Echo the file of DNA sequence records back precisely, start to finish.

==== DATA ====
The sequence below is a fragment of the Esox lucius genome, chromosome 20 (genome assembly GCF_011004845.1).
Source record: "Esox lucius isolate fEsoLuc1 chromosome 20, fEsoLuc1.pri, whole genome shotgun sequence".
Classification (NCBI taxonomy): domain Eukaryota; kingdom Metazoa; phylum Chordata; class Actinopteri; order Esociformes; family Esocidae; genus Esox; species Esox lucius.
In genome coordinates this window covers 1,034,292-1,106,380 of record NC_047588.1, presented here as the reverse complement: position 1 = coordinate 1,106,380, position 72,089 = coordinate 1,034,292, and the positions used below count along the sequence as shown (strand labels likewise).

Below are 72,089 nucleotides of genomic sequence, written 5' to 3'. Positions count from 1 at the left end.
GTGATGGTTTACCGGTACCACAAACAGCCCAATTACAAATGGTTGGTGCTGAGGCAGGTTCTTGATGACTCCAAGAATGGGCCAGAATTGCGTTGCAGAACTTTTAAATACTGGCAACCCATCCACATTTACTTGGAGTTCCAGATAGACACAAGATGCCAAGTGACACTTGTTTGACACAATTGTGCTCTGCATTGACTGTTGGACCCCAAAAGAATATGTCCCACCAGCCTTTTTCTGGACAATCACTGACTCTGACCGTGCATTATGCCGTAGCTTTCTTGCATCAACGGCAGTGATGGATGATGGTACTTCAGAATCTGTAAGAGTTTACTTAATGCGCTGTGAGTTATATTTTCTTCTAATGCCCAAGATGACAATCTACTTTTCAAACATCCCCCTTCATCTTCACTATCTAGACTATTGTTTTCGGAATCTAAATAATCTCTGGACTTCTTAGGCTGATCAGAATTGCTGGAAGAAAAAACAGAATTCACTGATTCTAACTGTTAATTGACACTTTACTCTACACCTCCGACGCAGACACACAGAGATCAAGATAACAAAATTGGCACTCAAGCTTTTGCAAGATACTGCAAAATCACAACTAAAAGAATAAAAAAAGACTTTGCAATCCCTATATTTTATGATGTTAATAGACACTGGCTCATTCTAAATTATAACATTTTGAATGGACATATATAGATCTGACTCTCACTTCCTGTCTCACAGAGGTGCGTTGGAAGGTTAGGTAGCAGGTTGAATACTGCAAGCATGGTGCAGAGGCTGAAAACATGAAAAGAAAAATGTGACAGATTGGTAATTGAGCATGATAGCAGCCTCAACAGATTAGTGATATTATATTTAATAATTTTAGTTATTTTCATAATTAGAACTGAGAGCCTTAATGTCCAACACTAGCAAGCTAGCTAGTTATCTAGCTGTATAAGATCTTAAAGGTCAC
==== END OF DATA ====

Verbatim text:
The sequence below is a fragment of the Esox lucius genome, chromosome 20 (genome assembly GCF_011004845.1).
Source record: "Esox lucius isolate fEsoLuc1 chromosome 20, fEsoLuc1.pri, whole genome shotgun sequence".
Classification (NCBI taxonomy): domain Eukaryota; kingdom Metazoa; phylum Chordata; class Actinopteri; order Esociformes; family Esocidae; genus Esox; species Esox lucius.
In genome coordinates this window covers 1,034,292-1,106,380 of record NC_047588.1, presented here as the reverse complement: position 1 = coordinate 1,106,380, position 72,089 = coordinate 1,034,292, and the positions used below count along the sequence as shown (strand labels likewise).

Below are 72,089 nucleotides of genomic sequence, written 5' to 3'. Positions count from 1 at the left end.
GTGATGGTTTACCGGTACCACAAACAGCCCAATTACAAATGGTTGGTGCTGAGGCAGGTTCTTGATGACTCCAAGAATGGGCCAGAATTGCGTTGCAGAACTTTTAAATACTGGCAACCCATCCACATTTACTTGGAGTTCCAGATAGACACAAGATGCCAAGTGACACTTGTTTGACACAATTGTGCTCTGCATTGACTGTTGGACCCCAAAAGAATATGTCCCACCAGCCTTTTTCTGGACAATCACTGACTCTGACCGTGCATTATGCCGTAGCTTTCTTGCATCAACGGCAGTGATGGATGATGGTACTTCAGAATCTGTAAGAGTTTACTTAATGCGCTGTGAGTTATATTTTCTTCTAATGCCCAAGATGACAATCTACTTTTCAAACATCCCCCTTCATCTTCACTATCTAGACTATTGTTTTCGGAATCTAAATAATCTCTGGACTTCTTAGGCTGATCAGAATTGCTGGAAGAAAAAACAGAATTCACTGATTCTAACTGTTAATTGACACTTTACTCTACACCTCCGACGCAGACACACAGAGATCAAGATAACAAAATTGGCACTCAAGCTTTTGCAAGATACTGCAAAATCACAACTAAAAGAATAAAAAAAGACTTTGCAATCCCTATATTTTATGATGTTAATAGACACTGGCTCATTCTAAATTATAACATTTTGAATGGACATATATAGATCTGACTCTCACTTCCTGTCTCACAGAGGTGCGTTGGAAGGTTAGGTAGCAGGTTGAATACTGCAAGCATGGTGCAGAGGCTGAAAACATGAAAAGAAAAATGTGACAGATTGGTAATTGAGCATGATAGCAGCCTCAACAGATTAGTGATATTATATTTAATAATTTTAGTTATTTTCATAATTAGAACTGAGAGCCTTAATGTCCAACACTAGCAAGCTAGCTAGTTATCTAGCTGTATAAGATCTTAAAGGTCAC